RESULTS of a public consultation on short-term stays in private residential properties were split, with no clear consensus, said the Urban Redevelopment Authority (URA), adding that more time is needed to study this issue.
An important piece of feedback, however, was that any change in rules should ensure a level playing field.
"Currently, regulated accommodation providers such as hotels and serviced apartment operators are subject to various regulatory requirements to ensure the safety and well-being of occupants. They are also subject to business taxes," URA said.
Comments from URA came in response to queries from the media on the public consultation exercise that started in January 2015 and was concluded in April the same year. But the findings have yet to be released.
On the hotly debated topic of the home-sharing economy, URA had sought feedback from members of the public, and also held separate consultations with stakeholders groups such as management corporations, members of the hotel and serviced apartment industry, and representatives of home-sharing platforms.
Current URA guidelines require that private residential properties be rented out for no less than six months. Private home offenders can be fined up to S$200,000 and jailed for up to a year.
"On one hand, there was acknowledgement of the need to accommodate the demand for short term home-sharing. On the other hand, there was strong endorsement of URA's existing controls on subletting, which are intended to preserve the privacy and sanctity valued by the vast majority of homeowners," URA said of the feedback gathered.
"The issue on short-term stays is complex, multi-faceted, has wide-ranging implications and it warrants a careful and balanced review."
But while the review is ongoing, URA stressed that the existing six months minimum stay duration in private residential premises "must be observed" and it is still continuing enforcement action against misuse.
Articles in The Business Times last month have flagged that even before local listings of residential units for short-term stay became rampant on Airbnb and HomeAway, various accommodation-service providers had long been in business in Singapore, with their property listings of condominium units spanning the island. And many of them allow rentals of less than six months.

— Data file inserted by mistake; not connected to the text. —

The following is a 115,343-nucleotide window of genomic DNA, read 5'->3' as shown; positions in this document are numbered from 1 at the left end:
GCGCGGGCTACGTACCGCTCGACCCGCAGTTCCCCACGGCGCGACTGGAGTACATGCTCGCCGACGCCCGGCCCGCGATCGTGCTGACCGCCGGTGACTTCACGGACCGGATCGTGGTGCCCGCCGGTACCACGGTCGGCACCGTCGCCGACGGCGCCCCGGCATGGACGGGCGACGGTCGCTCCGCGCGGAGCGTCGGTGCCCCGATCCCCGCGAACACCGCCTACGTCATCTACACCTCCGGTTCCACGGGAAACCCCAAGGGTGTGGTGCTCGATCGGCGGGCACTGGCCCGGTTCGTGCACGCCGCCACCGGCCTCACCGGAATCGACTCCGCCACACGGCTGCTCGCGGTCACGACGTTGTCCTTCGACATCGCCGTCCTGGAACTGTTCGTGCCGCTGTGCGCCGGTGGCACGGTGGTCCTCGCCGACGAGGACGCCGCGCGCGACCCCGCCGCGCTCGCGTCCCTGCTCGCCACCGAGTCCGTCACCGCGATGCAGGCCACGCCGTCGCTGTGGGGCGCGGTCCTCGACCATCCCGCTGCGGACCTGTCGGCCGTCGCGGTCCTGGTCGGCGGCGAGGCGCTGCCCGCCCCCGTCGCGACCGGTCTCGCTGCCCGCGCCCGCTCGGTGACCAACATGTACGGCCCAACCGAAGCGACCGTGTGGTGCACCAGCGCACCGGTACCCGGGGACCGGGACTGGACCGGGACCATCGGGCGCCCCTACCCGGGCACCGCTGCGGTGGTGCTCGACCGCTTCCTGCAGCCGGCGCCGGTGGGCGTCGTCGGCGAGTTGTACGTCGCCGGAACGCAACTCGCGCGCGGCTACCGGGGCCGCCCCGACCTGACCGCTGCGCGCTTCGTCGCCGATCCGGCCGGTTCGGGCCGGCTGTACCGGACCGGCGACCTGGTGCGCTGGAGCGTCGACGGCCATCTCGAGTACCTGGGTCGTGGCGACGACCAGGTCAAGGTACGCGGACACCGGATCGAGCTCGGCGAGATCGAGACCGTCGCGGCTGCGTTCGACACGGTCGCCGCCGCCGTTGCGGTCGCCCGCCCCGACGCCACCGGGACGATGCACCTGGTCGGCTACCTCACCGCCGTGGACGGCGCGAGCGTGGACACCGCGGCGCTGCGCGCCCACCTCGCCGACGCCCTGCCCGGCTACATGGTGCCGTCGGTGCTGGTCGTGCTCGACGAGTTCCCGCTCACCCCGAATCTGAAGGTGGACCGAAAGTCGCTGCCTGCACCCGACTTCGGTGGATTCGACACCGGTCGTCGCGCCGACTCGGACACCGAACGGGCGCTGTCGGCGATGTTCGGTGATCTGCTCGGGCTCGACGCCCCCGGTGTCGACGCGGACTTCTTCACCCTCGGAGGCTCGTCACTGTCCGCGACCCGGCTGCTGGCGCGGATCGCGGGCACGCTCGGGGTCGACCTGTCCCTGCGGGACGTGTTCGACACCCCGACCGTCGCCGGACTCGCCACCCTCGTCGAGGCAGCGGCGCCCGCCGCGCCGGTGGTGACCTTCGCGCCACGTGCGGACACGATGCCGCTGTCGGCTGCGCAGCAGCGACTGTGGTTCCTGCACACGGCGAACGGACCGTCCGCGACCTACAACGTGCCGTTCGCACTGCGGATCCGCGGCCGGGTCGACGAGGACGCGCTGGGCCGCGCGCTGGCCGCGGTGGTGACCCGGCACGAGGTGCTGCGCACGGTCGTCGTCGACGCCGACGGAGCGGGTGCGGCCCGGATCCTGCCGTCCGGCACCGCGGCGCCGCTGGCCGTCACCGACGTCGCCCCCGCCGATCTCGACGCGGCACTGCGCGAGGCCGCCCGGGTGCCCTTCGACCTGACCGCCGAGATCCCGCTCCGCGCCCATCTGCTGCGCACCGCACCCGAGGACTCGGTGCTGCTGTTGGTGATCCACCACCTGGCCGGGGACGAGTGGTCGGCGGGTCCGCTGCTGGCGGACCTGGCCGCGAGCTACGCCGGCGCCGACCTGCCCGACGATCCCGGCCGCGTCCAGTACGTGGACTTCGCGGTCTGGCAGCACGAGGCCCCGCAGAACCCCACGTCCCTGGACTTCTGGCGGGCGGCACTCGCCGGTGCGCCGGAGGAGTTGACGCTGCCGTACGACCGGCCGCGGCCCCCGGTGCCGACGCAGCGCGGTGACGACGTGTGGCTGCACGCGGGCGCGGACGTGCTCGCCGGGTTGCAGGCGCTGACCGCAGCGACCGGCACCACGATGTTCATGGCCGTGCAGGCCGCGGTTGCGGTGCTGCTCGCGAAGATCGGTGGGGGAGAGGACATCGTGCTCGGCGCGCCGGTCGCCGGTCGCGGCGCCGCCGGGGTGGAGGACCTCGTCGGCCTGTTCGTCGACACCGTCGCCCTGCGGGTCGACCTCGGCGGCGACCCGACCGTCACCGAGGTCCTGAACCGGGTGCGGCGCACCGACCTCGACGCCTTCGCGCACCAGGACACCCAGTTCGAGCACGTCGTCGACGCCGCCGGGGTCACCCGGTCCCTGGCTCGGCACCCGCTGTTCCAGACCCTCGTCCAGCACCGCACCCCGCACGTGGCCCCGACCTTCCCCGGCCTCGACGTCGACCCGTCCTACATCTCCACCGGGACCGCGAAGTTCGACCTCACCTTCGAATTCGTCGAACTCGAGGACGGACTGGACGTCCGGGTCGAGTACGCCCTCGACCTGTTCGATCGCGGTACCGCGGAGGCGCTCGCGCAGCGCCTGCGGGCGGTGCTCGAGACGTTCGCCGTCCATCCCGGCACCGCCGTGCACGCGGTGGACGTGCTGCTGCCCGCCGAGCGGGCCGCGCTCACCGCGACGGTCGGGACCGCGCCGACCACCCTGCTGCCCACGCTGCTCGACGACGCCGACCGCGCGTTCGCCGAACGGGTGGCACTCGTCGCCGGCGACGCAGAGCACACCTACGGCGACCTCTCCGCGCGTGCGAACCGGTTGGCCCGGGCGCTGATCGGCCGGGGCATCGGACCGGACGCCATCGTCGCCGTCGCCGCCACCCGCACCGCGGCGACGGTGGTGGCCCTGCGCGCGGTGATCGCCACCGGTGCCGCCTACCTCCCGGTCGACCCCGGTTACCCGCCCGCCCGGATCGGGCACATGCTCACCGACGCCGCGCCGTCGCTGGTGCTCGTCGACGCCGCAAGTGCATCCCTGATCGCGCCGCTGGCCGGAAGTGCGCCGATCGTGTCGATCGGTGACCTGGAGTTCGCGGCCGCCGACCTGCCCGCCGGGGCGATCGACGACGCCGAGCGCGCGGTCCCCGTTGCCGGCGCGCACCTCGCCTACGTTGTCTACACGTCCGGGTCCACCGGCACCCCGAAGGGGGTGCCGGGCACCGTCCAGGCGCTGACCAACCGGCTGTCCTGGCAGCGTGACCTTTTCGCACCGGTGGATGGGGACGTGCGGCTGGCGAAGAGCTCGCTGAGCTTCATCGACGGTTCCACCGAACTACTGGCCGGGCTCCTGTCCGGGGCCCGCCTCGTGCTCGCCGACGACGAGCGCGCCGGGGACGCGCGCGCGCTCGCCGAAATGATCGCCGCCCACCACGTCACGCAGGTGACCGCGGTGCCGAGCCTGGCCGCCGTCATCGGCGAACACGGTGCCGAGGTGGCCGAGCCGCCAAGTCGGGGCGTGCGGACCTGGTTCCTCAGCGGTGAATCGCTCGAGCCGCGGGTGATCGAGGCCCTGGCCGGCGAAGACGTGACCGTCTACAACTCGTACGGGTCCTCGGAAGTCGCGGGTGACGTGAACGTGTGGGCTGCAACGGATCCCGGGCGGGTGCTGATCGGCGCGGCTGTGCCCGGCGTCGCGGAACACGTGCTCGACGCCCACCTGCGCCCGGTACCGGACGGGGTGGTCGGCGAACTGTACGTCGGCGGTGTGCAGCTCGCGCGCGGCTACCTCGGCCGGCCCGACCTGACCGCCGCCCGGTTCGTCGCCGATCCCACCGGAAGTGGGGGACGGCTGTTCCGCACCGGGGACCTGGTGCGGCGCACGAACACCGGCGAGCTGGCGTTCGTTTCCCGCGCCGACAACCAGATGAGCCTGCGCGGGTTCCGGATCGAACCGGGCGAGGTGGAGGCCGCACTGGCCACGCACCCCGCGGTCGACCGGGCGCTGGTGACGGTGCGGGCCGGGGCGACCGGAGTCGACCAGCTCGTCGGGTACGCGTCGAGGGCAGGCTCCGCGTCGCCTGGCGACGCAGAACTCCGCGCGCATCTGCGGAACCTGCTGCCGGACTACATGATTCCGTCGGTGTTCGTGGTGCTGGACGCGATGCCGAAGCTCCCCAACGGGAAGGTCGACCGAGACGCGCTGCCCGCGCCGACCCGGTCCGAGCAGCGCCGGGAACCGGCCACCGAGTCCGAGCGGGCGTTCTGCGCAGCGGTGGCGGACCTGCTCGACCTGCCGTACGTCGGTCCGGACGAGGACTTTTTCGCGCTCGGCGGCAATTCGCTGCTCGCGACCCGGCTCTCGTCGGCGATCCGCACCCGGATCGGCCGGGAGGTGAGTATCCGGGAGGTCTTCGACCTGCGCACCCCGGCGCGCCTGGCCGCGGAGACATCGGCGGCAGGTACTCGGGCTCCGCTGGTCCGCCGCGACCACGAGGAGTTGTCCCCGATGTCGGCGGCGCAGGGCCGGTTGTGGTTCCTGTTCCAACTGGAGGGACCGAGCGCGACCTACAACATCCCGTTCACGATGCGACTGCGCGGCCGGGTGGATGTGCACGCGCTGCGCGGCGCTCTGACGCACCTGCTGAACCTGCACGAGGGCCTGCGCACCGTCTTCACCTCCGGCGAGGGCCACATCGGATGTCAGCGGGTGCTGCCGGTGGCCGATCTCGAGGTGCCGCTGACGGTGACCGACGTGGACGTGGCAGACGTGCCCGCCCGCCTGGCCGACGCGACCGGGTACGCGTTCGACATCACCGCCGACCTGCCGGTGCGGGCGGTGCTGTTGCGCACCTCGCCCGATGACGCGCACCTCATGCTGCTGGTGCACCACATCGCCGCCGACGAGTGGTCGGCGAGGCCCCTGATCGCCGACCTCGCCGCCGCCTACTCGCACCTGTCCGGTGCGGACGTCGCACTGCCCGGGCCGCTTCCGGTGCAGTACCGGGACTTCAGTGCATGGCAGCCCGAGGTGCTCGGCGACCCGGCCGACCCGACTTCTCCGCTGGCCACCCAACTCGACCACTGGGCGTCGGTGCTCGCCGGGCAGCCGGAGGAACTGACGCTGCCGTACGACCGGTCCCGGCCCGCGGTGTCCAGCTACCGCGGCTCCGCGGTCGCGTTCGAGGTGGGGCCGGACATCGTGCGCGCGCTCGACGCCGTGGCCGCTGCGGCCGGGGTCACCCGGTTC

Accommodation-service providers typically rent flats from landlords, furnish the units and sublet them, offering limited services that include twice weekly housekeeping.
But these "apartments with services" - which vary in their range of services provided - are not governed by URA's guidelines in the way traditional serviced apartments are. A planning permission from the URA is required to run a residential premise as serviced apartments for lease of seven days or longer.
Evidently, these accommodation-service providers are not part of the 13 registered members under the Serviced Apartments Association of Singapore (SAA). The 13 SAA members have about 28 registered properties with 3,646 apartments as at end-2015, according to SAA president Tonya Khong.
But Franck Boullier, co-founder of LMB Housing Services, felt that there is a missing element in URA's glossary - which he coins as "medium-term housing" for those staying for a few months. Such housing caters not to tourists but to corporate clients who are here for work, which is why Mr Boullier does not see the Sequoia-backed Airbnb as a competitor.
More companies are sending teams on project basis to support the local resources rather than deploying expatriates, he observed. But the traditional serviced apartments are more expensive than corporate housing solutions offered by companies like his. "Because they are working on projects, our customers need to have the flexibility to adjust the end date of their lease," Mr Boullier said of LMB's open-ended contract policy whereby the last date of stay is not indicated in rental contracts.
As a safeguard, LMB's occupants are registered with the condominiums' management office, have resident cards and are contractually required to abide by the by-laws of the condo they are staying in. Mr Boullier felt that future rules and regulations should indeed, ensure the safety and well-being of all occupants and all operators should be subject to business taxes too.
Frasers Hospitality CEO Choe Peng Sum noted that a lot of corporate clients who come into Singapore for one to five months require a host of services as well as fire safety, security and emergency precautions that are found in traditional serviced apartments. "When we deal with multinational companies, especially American and European companies, they are very particular about safety and security."
Those managing agents offering residential apartments with limited services will have to contend with the vast number of rental homes in Singapore and possibly compete on pricing, he said.
Mr Choe opined that these accommodation-service providers and Airbnb should be regulated too, in the same way serviced apartment operators are regulated under URA guidelines.
This article was first published on May 19, 2016.
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